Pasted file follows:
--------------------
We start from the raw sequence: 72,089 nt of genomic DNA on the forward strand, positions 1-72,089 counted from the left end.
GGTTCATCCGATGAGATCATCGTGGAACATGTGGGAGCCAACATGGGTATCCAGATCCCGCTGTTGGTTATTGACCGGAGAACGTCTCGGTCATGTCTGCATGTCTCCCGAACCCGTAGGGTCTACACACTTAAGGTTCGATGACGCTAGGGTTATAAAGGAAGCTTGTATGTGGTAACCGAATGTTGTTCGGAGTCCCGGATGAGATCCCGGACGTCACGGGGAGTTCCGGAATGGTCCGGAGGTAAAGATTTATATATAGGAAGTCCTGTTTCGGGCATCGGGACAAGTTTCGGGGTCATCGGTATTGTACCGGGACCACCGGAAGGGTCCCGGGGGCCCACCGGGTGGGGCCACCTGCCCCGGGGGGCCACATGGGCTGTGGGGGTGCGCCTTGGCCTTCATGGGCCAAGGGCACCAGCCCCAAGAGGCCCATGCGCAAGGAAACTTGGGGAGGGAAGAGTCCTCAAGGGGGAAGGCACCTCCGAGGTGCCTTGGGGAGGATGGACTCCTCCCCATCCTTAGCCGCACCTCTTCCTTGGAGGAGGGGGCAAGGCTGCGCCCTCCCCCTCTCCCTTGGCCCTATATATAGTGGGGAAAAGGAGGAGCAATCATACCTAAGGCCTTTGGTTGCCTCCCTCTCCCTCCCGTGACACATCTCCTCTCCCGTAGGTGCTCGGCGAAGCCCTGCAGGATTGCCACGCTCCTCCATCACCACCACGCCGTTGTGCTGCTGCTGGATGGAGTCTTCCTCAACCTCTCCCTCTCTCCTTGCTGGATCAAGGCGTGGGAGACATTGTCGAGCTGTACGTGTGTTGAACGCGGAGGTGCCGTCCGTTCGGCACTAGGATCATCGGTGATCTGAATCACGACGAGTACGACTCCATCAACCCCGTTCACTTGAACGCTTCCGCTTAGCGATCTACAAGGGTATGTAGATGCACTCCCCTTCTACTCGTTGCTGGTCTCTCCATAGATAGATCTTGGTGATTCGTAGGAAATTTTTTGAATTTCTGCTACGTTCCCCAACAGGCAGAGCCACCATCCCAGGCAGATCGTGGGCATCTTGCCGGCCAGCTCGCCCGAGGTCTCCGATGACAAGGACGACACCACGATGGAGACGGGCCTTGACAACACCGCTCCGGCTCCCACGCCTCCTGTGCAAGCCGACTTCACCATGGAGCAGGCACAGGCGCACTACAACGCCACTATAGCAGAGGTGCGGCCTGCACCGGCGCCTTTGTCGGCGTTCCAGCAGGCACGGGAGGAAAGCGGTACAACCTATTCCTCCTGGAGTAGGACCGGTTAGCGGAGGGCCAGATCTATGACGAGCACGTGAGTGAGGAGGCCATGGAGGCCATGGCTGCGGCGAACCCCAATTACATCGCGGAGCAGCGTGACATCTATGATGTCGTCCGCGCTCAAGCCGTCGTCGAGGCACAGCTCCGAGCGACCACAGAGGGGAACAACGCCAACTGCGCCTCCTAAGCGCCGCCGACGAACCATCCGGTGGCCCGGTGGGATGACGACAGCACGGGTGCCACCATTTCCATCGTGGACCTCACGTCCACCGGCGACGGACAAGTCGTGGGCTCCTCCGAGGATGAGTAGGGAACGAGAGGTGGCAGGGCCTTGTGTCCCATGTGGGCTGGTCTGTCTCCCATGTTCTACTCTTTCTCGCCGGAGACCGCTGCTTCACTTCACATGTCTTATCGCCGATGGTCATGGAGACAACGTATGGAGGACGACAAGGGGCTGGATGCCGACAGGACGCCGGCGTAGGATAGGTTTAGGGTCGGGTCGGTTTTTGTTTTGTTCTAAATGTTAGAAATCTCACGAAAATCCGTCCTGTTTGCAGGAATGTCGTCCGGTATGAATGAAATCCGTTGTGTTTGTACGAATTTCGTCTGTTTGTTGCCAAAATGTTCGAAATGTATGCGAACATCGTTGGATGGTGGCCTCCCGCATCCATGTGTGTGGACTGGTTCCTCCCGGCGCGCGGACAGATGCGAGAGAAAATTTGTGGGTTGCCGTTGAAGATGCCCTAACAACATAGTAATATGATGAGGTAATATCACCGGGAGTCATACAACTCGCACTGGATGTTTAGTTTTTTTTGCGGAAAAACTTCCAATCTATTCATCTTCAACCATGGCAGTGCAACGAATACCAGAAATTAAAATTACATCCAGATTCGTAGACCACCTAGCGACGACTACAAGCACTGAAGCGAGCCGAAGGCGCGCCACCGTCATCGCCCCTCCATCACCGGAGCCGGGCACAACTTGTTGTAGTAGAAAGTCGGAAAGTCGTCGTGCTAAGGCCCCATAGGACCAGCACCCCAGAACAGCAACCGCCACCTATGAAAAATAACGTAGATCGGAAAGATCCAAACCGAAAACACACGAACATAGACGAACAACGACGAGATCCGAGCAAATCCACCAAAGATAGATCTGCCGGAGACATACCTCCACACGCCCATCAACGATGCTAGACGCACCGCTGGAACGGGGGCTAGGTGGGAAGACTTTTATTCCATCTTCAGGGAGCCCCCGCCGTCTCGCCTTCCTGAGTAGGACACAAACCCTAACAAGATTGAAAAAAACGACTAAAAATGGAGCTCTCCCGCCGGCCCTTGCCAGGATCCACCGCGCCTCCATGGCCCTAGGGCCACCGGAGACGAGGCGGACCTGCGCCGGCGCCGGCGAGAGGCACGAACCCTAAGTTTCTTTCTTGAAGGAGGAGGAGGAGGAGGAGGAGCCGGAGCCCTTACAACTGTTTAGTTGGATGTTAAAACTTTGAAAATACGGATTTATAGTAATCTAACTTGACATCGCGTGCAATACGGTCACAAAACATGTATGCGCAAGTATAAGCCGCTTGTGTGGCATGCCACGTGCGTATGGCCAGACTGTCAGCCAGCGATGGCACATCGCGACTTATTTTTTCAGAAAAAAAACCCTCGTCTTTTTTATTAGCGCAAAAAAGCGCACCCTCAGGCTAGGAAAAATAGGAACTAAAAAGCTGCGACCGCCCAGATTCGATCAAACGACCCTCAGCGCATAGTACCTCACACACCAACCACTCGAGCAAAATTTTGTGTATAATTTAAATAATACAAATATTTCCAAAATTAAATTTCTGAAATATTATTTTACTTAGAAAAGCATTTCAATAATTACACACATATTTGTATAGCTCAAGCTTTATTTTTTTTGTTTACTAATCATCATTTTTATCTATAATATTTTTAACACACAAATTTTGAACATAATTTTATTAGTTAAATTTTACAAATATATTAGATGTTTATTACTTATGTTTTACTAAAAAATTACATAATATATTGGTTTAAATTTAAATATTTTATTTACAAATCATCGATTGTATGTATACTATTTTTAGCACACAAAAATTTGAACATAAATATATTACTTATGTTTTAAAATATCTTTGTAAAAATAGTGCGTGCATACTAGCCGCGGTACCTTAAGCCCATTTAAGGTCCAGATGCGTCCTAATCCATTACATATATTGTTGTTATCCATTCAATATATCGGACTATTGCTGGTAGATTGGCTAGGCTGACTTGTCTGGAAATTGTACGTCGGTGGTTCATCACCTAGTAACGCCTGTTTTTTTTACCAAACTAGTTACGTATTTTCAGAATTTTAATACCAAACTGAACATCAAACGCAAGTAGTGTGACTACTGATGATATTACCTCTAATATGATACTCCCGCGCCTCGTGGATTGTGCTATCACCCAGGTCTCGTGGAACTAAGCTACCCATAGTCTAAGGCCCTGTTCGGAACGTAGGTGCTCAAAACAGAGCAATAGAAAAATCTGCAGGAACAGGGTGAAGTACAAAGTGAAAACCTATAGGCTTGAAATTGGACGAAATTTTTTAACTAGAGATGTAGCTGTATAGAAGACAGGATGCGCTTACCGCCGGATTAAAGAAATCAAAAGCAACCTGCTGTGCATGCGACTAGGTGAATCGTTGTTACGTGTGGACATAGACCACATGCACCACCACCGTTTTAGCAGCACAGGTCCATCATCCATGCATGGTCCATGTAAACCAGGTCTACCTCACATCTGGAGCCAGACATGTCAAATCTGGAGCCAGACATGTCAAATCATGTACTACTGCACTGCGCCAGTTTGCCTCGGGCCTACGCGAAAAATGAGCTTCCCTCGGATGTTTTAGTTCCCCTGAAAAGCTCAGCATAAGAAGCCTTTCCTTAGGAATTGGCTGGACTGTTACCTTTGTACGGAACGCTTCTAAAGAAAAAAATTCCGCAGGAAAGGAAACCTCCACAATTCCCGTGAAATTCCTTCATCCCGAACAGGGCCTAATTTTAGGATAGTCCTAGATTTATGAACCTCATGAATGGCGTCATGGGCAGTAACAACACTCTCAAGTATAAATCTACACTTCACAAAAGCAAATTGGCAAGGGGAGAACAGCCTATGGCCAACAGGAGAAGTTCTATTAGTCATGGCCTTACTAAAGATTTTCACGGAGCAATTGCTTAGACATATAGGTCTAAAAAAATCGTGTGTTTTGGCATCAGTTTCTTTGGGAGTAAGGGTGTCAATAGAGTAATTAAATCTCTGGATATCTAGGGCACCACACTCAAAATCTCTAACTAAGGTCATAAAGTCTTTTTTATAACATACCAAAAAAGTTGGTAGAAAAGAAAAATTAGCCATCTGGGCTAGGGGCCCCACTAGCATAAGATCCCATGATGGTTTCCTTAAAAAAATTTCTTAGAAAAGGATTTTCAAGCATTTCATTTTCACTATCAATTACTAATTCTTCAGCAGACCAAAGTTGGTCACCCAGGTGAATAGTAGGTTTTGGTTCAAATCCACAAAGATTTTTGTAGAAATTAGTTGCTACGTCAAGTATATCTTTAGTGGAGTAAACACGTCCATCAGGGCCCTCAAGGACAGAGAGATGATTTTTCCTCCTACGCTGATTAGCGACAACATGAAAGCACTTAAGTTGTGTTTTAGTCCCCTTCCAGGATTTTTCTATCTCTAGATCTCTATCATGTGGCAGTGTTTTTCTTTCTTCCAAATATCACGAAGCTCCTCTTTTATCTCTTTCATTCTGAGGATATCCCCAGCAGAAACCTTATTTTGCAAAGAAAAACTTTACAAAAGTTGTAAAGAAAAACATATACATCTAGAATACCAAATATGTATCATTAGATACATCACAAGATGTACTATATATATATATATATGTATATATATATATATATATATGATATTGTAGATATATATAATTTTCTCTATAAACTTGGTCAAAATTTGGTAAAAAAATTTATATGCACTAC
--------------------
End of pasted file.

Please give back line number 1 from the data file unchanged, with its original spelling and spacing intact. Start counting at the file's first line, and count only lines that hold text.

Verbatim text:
We start from the raw sequence: 72,089 nt of genomic DNA on the forward strand, positions 1-72,089 counted from the left end.